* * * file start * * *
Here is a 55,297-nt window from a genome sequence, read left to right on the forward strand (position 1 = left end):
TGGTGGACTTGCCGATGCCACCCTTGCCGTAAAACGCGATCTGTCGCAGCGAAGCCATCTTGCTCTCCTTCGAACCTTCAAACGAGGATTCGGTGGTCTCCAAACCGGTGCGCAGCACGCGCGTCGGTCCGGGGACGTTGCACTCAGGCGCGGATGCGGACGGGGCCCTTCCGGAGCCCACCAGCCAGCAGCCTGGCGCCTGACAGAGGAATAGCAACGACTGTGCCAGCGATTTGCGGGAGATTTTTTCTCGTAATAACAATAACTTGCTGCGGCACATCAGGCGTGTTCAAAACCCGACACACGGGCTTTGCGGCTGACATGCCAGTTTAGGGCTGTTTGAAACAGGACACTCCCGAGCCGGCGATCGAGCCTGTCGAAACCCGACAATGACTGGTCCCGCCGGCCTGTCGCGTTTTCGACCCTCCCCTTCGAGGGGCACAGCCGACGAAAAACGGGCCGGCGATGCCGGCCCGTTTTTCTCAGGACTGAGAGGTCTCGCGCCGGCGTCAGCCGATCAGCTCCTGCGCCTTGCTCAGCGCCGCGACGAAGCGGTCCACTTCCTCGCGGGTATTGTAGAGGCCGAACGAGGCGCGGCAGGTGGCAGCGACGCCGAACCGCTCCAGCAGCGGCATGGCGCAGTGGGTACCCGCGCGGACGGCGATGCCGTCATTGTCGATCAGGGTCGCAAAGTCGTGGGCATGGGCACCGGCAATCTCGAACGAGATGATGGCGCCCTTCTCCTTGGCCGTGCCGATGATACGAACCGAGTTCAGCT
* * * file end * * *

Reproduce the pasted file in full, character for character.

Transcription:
Here is a 55,297-nt window from a genome sequence, read left to right on the forward strand (position 1 = left end):
TGGTGGACTTGCCGATGCCACCCTTGCCGTAAAACGCGATCTGTCGCAGCGAAGCCATCTTGCTCTCCTTCGAACCTTCAAACGAGGATTCGGTGGTCTCCAAACCGGTGCGCAGCACGCGCGTCGGTCCGGGGACGTTGCACTCAGGCGCGGATGCGGACGGGGCCCTTCCGGAGCCCACCAGCCAGCAGCCTGGCGCCTGACAGAGGAATAGCAACGACTGTGCCAGCGATTTGCGGGAGATTTTTTCTCGTAATAACAATAACTTGCTGCGGCACATCAGGCGTGTTCAAAACCCGACACACGGGCTTTGCGGCTGACATGCCAGTTTAGGGCTGTTTGAAACAGGACACTCCCGAGCCGGCGATCGAGCCTGTCGAAACCCGACAATGACTGGTCCCGCCGGCCTGTCGCGTTTTCGACCCTCCCCTTCGAGGGGCACAGCCGACGAAAAACGGGCCGGCGATGCCGGCCCGTTTTTCTCAGGACTGAGAGGTCTCGCGCCGGCGTCAGCCGATCAGCTCCTGCGCCTTGCTCAGCGCCGCGACGAAGCGGTCCACTTCCTCGCGGGTATTGTAGAGGCCGAACGAGGCGCGGCAGGTGGCAGCGACGCCGAACCGCTCCAGCAGCGGCATGGCGCAGTGGGTACCCGCGCGGACGGCGATGCCGTCATTGTCGATCAGGGTCGCAAAGTCGTGGGCATGGGCACCGGCAATCTCGAACGAGATGATGGCGCCCTTCTCCTTGGCCGTGCCGATGATACGAACCGAGTTCAGCT